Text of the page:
Men and women are perhaps the most different from each other within a particular species. The actions and behavior even in the same situation emit vastly different outcomes. For example, in case of the break-up of a long-term relationship during college would spark a period of depression, substance abuse (for a time) and eventually moving on with a more guarded approach in a woman; in a nonviolent manner most of the time. A man however, would retaliate with a dash of violence and all of the above mentioned behavior or transform into a Theodore Robert Bundy. Naturally, we are made very differently. Our thoughts and actions reflect distinctive patterns. Society, through the ages has deemed women only as capable of running the household or to remain within the authority of the husband/father; conforming at all times to the set rules and guidelines.
This paper compares theories of two renowned psychologists; Carol Gilligan and Lawrence Kohlberg to determine the evidence behind the rationale of difference in moral development.
Carol Gilligan’s Theory on Morality
Carol Gilligan’s theory of morality is based on the ethic of care. In this theory, an individual progresses through the ages while transforming from selfishness to demonstrating care for other members of the society. Furthermore, her theory evolved around the concept of care for others in the society without forfeiting care for self. Carol’s research denotes that girls learn lessons from whatever games they play; even hopscotch is a learning experience. The progress of women’s morality development interweaves around relationships.
Carol Gilligan’s Research
Kohlberg’s theory revolved around the situational justification that tended to the needs and satisfaction of the society even if it infringed the law. He formulated six stages of mortality development that starts from childhood and ends with mature adulthood. According to Kohlberg, boys play games where the rules are absolute while girls play games that scarcely have any rules. This develops the legal sense in men as they mature and women progress only as far as stage 3.
Kohlberg’s stages of morality development
Shortcomings in Kohlberg’s theory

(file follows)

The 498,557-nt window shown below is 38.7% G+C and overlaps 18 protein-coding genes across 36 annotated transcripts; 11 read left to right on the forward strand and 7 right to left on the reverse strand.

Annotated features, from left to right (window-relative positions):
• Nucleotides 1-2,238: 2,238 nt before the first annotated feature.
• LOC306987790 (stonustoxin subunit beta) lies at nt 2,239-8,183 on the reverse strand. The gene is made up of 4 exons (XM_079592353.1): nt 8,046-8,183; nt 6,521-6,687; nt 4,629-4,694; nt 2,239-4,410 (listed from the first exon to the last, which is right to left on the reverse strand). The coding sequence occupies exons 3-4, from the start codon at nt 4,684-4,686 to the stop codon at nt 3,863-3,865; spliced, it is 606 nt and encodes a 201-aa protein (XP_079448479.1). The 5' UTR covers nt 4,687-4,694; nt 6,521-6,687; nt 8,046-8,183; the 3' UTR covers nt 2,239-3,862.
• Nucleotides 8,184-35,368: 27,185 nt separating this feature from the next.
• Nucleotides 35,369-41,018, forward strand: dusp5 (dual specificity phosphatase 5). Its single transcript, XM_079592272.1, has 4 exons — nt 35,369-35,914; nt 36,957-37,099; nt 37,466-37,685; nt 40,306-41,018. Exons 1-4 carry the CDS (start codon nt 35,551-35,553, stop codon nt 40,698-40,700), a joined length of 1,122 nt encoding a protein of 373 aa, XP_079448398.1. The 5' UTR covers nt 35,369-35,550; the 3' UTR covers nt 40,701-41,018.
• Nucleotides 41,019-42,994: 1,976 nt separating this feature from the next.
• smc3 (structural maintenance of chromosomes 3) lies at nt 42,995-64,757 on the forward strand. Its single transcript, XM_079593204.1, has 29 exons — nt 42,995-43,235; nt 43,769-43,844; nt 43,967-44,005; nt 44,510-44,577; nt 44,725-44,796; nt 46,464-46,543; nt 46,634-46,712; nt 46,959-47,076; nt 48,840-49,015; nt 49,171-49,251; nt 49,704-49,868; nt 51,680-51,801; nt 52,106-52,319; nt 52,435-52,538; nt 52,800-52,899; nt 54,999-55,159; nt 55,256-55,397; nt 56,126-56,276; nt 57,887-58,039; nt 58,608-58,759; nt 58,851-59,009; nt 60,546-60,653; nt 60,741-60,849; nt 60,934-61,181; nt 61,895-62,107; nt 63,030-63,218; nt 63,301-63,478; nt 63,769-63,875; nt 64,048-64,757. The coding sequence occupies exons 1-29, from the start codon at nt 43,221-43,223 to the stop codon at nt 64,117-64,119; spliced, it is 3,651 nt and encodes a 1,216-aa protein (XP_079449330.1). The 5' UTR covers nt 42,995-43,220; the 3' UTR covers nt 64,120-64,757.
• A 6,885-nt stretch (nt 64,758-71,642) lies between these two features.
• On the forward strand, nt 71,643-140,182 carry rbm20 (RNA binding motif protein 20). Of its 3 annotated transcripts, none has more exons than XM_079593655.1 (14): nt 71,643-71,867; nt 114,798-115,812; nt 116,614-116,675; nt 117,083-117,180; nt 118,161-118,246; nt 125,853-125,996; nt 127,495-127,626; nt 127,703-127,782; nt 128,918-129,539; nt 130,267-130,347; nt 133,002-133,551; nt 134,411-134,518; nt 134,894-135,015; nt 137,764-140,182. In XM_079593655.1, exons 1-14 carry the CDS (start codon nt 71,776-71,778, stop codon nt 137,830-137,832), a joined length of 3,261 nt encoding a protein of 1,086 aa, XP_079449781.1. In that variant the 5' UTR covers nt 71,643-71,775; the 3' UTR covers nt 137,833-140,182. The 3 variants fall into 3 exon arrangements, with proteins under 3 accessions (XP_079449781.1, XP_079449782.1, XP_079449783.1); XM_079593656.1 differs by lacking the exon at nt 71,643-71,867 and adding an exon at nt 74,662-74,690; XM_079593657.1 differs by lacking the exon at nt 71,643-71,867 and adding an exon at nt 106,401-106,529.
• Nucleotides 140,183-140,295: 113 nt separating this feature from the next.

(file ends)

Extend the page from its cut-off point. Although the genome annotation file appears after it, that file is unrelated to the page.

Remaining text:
Kohlberg’s theories overstate feelings of justice over law. This theory justifies actions by individuals who bear a clear conscience and receive acceptance from the society even when those actions are contrary to the law. Kohlberg’s theories also solely represent only the western cultures since his subjects for research were all westerners. His theories aren’t applicable to eastern cultures.
Moreover Kohlberg’s conclusion of moral development having multiple progressive stages lacks evidence. For example, a subject who agreed that Heinz did not commit any crime since he was trying to save a life might not accept the argument that a police officer shooting down an unarmed teenager thinking he had a concealed weapon was justified. All individuals fall back to reasoning and rationale; the third stage determined by Kohlberg. His research depended on a cross-section of children belonging to different age groups. The proper research design however, requires the same set of children being evaluated at different stages of their lives. Hence, this model is fallible.
Furthermore, the research inclines towards hypothetical behavior rather than actual behavior. There is no guarantee how an individual would react if faced with a real life situation.
Carol’s criticism of Kohlberg’s theory
Kohlberg only studied a select section of boys and men. This section was usually privileged and largely biased against women. His stage theory of moral development, the male view of individual rights and rules was considered a higher stage than women's point of view of development in terms of its caring effect on human relationships. Moreover, Kohlberg did not account for feelings such as love, compassion and non-violence; that are usually associated with women in a social ambiance. She disputed that Kohlberg’s theory of care for justice was not applicable for women. She instead proposed the care of ethics for women. Hence, Carol Gilligan strongly advocated that men and women had a different perspective for ethics.
Although times have changed dramatically, there still exists a perception of dominion over women among men. Women look to forge long term relationships in society and link all of their actions to this. Men however, scramble to solve only the situation on hand without considering the consequences most of the time. Gilligan’s “In a different voice” was an important book. It underlined the importance of conducting researches without bias and provided an in-depth understanding on how women developed their care for ethics.
Gilligan, Carol “In a Different Voice: Women's Conceptions of Self and of Morality.” Harvard Educational Review (1977). Print. P. 481 – 518.
Kohlberg, Lawrence “The psychology of moral development: the nature and validity of moral stages Volume 2 of Essays on moral development.” Harper & Row (1984). Print.
Nytimes.com. Women and men and morality, 1982. Web. 22 November 2014.